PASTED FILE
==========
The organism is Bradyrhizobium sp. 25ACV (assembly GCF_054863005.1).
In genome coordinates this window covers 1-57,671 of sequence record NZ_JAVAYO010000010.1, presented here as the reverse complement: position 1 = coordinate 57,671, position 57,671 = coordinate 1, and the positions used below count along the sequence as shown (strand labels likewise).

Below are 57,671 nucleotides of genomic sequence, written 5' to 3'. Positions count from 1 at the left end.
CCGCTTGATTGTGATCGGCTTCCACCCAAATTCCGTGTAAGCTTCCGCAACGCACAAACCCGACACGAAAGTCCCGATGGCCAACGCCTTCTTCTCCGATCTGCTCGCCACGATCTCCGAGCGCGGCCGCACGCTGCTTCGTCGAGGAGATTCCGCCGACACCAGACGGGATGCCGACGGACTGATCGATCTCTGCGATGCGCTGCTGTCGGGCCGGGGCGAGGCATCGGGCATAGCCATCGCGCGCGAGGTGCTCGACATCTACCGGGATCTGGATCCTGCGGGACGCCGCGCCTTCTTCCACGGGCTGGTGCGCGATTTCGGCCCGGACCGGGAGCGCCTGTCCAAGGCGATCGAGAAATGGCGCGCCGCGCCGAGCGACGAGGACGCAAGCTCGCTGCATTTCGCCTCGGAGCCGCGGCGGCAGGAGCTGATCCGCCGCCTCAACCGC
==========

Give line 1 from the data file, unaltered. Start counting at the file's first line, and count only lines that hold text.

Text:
The organism is Bradyrhizobium sp. 25ACV (assembly GCF_054863005.1).